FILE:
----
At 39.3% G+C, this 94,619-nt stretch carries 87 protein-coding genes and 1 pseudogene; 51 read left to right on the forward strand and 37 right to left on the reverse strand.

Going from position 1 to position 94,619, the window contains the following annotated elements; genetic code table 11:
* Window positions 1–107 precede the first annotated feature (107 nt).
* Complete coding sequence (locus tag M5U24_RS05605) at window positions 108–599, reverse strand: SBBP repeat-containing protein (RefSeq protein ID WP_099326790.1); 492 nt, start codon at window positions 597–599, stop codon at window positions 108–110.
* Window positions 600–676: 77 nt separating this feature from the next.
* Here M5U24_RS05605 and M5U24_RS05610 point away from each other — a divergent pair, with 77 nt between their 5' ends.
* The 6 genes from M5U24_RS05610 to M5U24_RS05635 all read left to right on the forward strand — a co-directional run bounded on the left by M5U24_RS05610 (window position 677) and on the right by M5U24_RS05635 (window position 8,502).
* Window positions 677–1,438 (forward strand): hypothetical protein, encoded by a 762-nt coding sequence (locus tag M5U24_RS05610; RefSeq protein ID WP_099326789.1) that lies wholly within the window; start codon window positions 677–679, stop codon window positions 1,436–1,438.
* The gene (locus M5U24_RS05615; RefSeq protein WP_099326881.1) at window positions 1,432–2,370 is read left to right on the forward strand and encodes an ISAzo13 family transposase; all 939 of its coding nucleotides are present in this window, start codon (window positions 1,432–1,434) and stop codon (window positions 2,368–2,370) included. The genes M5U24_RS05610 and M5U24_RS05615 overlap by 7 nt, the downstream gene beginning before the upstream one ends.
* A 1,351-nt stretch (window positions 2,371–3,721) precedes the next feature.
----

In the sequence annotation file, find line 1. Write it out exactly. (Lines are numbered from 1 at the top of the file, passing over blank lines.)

At 39.3% G+C, this 94,619-nt stretch carries 87 protein-coding genes and 1 pseudogene; 51 read left to right on the forward strand and 37 right to left on the reverse strand.